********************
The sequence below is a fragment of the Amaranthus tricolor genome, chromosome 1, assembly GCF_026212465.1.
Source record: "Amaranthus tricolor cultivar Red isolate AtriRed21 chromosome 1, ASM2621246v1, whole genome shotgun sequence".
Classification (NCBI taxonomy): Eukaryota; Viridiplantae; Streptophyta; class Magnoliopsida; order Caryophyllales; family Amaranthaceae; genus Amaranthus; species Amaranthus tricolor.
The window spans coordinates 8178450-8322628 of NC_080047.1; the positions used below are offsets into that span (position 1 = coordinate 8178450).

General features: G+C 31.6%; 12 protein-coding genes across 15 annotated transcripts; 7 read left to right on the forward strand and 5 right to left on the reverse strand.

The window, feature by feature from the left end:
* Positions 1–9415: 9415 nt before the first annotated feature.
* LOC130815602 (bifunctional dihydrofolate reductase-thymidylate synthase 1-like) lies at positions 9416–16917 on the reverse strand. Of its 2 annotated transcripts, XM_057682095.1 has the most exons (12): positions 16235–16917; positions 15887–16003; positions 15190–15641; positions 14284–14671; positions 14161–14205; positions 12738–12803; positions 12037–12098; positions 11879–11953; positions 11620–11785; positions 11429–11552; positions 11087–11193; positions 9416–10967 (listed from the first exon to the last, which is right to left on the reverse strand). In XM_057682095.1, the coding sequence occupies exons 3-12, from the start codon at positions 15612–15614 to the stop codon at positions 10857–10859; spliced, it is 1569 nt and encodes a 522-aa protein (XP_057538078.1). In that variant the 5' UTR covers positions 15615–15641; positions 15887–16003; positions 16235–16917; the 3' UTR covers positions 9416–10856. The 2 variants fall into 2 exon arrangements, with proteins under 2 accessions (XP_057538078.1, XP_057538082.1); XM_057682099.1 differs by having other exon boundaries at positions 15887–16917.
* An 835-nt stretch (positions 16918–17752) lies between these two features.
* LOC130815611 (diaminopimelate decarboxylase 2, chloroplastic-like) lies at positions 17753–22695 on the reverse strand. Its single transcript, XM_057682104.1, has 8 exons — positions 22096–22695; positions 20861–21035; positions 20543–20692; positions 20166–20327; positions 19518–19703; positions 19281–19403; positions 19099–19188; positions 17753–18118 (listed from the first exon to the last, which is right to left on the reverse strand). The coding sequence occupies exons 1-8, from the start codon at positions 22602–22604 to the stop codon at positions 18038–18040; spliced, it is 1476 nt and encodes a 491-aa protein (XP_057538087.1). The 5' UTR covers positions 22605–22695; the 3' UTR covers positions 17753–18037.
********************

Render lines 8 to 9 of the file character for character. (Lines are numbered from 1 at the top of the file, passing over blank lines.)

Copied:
* LOC130815602 (bifunctional dihydrofolate reductase-thymidylate synthase 1-like) lies at positions 9416–16917 on the reverse strand. Of its 2 annotated transcripts, XM_057682095.1 has the most exons (12): positions 16235–16917; positions 15887–16003; positions 15190–15641; positions 14284–14671; positions 14161–14205; positions 12738–12803; positions 12037–12098; positions 11879–11953; positions 11620–11785; positions 11429–11552; positions 11087–11193; positions 9416–10967 (listed from the first exon to the last, which is right to left on the reverse strand). In XM_057682095.1, the coding sequence occupies exons 3-12, from the start codon at positions 15612–15614 to the stop codon at positions 10857–10859; spliced, it is 1569 nt and encodes a 522-aa protein (XP_057538078.1). In that variant the 5' UTR covers positions 15615–15641; positions 15887–16003; positions 16235–16917; the 3' UTR covers positions 9416–10856. The 2 variants fall into 2 exon arrangements, with proteins under 2 accessions (XP_057538078.1, XP_057538082.1); XM_057682099.1 differs by having other exon boundaries at positions 15887–16917.
* An 835-nt stretch (positions 16918–17752) lies between these two features.